The first group, a 1950s collection of raw and visceral compositions, demonstrates the painterly chops with which Mitchell built her reputation. The second, later series from the 1980s, features the dazzling canvases known as La Grande Vallée paintings, referencing an imaginative and mystical landscape. Some of the most captivating works here are rather personal visual statements, often dedicated to friends, such as La  Grande Vallée XIX Yves (1984), with calligraphic slashes of bright red and chartreuse pulsating against a blue and green ground.

 

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Josh Tonsfeldt, Adrenaline Tattoo, 2015.
Photo: Courtesy Simon Preston Gallery.

8. Josh Tonsfeldt at Simon Preston, through December 20.
The opening salvo in “Adrenaline,” a show of recent works by New York artist Josh Tonsfeldt, is Adrenaline Tattoo (2015), featuring a dreamlike photo image made of UV cured pigment on a large, vertical, irregular rectangular hydrocal panel. The hazy image represents a reclining young man getting the word “adrenaline” tattooed on his chest while checking messages on his cell phone. This rather iconic picture sets the tone for an ultra-cool yet provocative exhibition of sculptures and two-dimensional works offering a thoughtful critique of the digital age.

Tonsfeldt explores a world that that is at once familiar and strange to me. Entropy and ecstasy seem to merge in these works intended for a screen-obsessed audience for which information overload and desire somehow intersect, collide, and procreate. One stunning piece consists solely of a vertically mounted LED TV set, with the outer screen removed. It is shocking to think about the amount of time many of us spend staring at this light source, now rendered as garish, naked, and absurd. I found Tonsfeldt’s untitled wall reliefs of translucent resin panels embedded with found TV components, unnaturally compelling. His untitled, slow-moving abstract video piece contained in a boxlike construction and placed on a shelf, appears as a rather menacing light sculpture. This work, like many of those in “Adrenaline,” is somewhat disturbing, though completely enthrallingand certainly unforgettable.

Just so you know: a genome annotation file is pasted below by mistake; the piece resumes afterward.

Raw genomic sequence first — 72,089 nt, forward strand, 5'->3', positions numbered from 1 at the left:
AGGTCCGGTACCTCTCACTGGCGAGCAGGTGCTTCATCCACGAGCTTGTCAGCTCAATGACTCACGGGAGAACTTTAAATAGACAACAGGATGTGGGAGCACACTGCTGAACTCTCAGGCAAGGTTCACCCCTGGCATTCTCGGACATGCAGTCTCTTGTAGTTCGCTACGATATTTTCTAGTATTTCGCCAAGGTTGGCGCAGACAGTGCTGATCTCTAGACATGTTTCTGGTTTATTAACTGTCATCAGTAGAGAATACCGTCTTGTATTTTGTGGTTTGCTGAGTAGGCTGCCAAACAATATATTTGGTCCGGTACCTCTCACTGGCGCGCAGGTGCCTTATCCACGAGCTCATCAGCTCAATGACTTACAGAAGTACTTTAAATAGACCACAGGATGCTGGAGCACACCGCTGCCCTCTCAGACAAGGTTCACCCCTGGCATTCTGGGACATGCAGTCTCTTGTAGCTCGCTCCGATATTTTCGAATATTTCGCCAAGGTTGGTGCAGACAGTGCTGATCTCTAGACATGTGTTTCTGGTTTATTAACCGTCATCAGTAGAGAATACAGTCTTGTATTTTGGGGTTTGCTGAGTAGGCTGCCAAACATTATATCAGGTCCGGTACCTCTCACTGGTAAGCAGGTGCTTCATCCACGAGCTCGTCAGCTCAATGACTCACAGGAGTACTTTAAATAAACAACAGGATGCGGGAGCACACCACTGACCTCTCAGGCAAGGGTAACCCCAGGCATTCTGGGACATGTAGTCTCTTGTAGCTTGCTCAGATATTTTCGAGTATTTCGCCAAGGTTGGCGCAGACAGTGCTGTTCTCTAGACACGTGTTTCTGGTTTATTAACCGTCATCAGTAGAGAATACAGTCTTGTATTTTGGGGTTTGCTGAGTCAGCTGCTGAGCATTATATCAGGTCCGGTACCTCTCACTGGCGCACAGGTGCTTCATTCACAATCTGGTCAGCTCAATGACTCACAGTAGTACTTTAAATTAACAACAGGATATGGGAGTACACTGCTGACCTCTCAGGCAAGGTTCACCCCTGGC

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Rachel Whiteread, Untitled (eve III), 2015. Photo: Courtesy Luhring Augustine Gallery.

9. Rachel Whiteread at Luhring Augustine, through December 19.
London-based artist and YBA (Young British Art) survivor Rachel Whiteread is well known for rendering negative space in sculptural form—absence made present, interior made exterior, and invisible made visible. On view through December 20, at Luhring Augustine Bushwick, “Looking Out” features a classic Whiteread sculpture—Detached III, a concrete and plaster cast of a pre-fabricated garden shed, plus related drawings.